Setting up segmentation: an example

Dividing visitors into segments and gathering additional information is just the beginning. Collecting visitor data will give you continuous insights into their behaviour. Based on that behaviour, you can determine more specific segments. In turn, you can finetune the messaging and reporting for those segments.

For example, start with messages to convince unknown visitors. This way, you gradually discover which messages work for a broad audience. When creating these messages, don’t forget to use Cialdini’s principles of persuasion.

The next step is that unknown visitors become known visitors. People who, for example, return without buying anything, or return some time after a purchase of over 100 euros. Here, other principles of persuasion can have more impact. Based on visitors' behaviour on your website, you can expose them to different messages.

Constantly developing and getting to understand new segments, while optimising the messaging, ensures continuous improvement. For example, you can gradually attune certain messages more to the wishes of a certain segment, with the goal of developing a personalisation strategy for it.

Is it growth you’re after?

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4. Keep it simple

A complex personalisation strategy requires a lot of time and money, is difficult to set up technically and offers an uncertain return on investment. That's why we recommend starting with simpler personalisations that are likely to impact conversions, segments, and how visitors go through funnels. You can then refine and develop these personalisations based on the results even further.

The advantage of this approach is that it’s easy to start and get the process up and running quickly. This prevents your wonderful optimisation ideas from getting bogged down in technical challenges and internal discussions with the IT and development team, resulting in your tests dropping down on the backlog priority list.

Simple personalisations to get you started
You could start with small overlays and on-page additions, which is something a personalisation tool can do for you. Later on, with proven success, you can always work on complete page redesigns, email database integrations and advanced links.

A next step could be to adapt your content to the location of the visitor or the weather forecast for the next three days. A suitable tool could save you a lot of work in this area, too.

5. Take the device your visitor uses into account

It’s important to be aware of the devices your visitors use (mobile, desktop, laptop, iPad ...). This also has a major impact on their experience and intentions.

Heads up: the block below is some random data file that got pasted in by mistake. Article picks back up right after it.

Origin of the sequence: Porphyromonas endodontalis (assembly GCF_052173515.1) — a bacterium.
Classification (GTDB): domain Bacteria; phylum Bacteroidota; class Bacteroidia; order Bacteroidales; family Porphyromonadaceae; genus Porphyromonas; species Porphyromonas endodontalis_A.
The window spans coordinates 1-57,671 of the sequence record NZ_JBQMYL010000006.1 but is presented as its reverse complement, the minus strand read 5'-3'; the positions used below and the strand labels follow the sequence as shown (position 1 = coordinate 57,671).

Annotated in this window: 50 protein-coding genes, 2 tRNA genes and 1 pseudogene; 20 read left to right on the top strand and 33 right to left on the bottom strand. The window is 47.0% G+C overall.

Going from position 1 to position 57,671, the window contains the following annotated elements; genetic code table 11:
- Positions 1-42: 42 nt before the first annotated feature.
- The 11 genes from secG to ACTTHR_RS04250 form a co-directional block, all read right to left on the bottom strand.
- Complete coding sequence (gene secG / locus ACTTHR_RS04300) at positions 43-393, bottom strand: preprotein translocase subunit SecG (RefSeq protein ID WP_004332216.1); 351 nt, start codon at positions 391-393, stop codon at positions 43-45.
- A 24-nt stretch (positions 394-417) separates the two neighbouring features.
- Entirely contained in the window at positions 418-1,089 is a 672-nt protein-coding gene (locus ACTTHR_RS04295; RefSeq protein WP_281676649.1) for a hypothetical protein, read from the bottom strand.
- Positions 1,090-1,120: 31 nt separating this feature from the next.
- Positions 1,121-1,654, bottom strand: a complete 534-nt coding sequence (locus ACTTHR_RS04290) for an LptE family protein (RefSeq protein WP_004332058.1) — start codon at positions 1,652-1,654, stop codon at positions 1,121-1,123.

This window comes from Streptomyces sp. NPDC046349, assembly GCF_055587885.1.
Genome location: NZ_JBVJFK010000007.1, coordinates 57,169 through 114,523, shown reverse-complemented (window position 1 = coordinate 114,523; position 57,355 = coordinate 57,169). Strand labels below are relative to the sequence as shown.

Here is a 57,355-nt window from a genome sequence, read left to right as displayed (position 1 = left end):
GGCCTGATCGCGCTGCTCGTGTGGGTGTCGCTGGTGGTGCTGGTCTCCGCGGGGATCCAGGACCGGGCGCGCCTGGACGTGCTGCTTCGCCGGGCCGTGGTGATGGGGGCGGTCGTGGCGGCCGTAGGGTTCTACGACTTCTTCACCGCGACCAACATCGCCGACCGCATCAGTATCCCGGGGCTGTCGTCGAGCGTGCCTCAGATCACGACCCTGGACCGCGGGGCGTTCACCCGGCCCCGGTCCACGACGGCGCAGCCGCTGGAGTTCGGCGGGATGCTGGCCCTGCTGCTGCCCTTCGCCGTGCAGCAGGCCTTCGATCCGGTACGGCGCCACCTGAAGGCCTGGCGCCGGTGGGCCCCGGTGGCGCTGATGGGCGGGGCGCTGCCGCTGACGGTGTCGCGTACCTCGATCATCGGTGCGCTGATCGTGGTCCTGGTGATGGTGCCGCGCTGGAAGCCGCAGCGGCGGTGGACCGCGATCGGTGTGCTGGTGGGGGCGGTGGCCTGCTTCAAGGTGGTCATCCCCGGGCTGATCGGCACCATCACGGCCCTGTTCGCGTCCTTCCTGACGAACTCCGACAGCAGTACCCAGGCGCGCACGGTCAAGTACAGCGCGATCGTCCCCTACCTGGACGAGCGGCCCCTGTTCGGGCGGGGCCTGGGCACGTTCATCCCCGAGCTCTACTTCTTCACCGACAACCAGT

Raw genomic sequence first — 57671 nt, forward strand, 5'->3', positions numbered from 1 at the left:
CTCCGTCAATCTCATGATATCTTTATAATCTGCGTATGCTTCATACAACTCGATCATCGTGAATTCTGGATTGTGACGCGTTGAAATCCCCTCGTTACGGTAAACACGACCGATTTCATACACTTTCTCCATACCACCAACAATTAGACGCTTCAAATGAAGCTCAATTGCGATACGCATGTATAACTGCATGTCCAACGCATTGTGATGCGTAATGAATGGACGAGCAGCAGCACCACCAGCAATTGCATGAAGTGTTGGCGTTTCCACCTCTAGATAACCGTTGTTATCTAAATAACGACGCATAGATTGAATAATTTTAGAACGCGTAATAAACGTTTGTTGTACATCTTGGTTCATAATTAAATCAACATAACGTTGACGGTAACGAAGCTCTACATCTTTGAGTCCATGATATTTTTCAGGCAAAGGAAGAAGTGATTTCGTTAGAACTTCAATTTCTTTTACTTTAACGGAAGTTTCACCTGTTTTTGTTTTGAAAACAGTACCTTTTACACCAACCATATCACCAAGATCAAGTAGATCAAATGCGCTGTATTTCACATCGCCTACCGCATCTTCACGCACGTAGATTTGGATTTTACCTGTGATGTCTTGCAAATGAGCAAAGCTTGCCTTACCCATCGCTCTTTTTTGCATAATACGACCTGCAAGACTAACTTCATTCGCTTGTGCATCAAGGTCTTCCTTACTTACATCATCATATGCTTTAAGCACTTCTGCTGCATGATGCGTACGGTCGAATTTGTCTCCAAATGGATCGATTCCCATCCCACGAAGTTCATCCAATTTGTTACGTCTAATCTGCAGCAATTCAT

Not every type of personalisation works on every device
In real life, we see that desktop users are more susceptible to persuasion techniques in the form of pop-ups, notifications and overlays to influence unconscious behaviour.

For mobile users, however, it’s not as simple as that because of the limited screen space – which means: less wiggle room. That's why we usually recommend adapting on-page elements for these users. That way, you don't scare off visitors with large messages on small screens.

Mobile personalisation gone wrong can actually interrupt the experience instead of supporting it. So, always pay attention to the appearance and placement of elements you want to adjust.

Different device, different intentions
In addition, you have to remember that the visitor’s intentions, behaviour and conversion often greatly differ depending on the device. During the day, a visitor could look at a product or service on his work computer, and wait to buy it until after work, using a mobile device.

6. Personalisation is a process, not a project

Organisations often turn personalisation into a project, but it’s actually better to approach it as a process. After all, you’re not just flipping a switch: you have to test personalisations continuously. In order to create better and more personal experiences for different types of visitors, you’ll have to keep monitoring, analysing and optimising the tests and results, generating new insights for new hypotheses.

7. Don't lose sight of the context

When using personalisation, don’t lose sight of current campaigns, special promotions and current events. These can strongly influence the purchase intentions of your visitors and therefore also the impact of your personalities.

For example, a Black Friday campaign has a big impact on the intent and behaviour of the visitor. When the buyer’s intent is so strong because of high discounts, other personalisation techniques suddenly have little influence.

Another example we recently saw are delivery problems during the pandemic. As a result, the purchase intention decreased. This influence was so strong that personalisations were (temporarily) less effective.

So, are there any major changes to your strategy, campaign or approach? In that case, always adjust your personalisation strategy accordingly. If that doesn’t work, at least switch off the ongoing personalisations: otherwise, there’s a chance they’ll have the opposite effect.

Are you ready for the next step?

Implementing personalisation in your digital environments will quickly lead to a 10-20% increase in conversions. That makes it an interesting next step for many organisations, provided that basic conditions are in order.

Would you like advice on the right strategy for your organisation? Our iO experts are happy to discuss what’s possible and realistic for your situation.

Eddy Boeve
About the author
Eddy Boeve
Conversion Rate Optimisation Specialist - iO

Eddy’s entrepreneurial history has taught him a valuable lesson: always side with the user. Every day, he lives up to his creed by acting as the user’s advocate in terms of CRO, UX and – most of all – in reaching emotions through tech.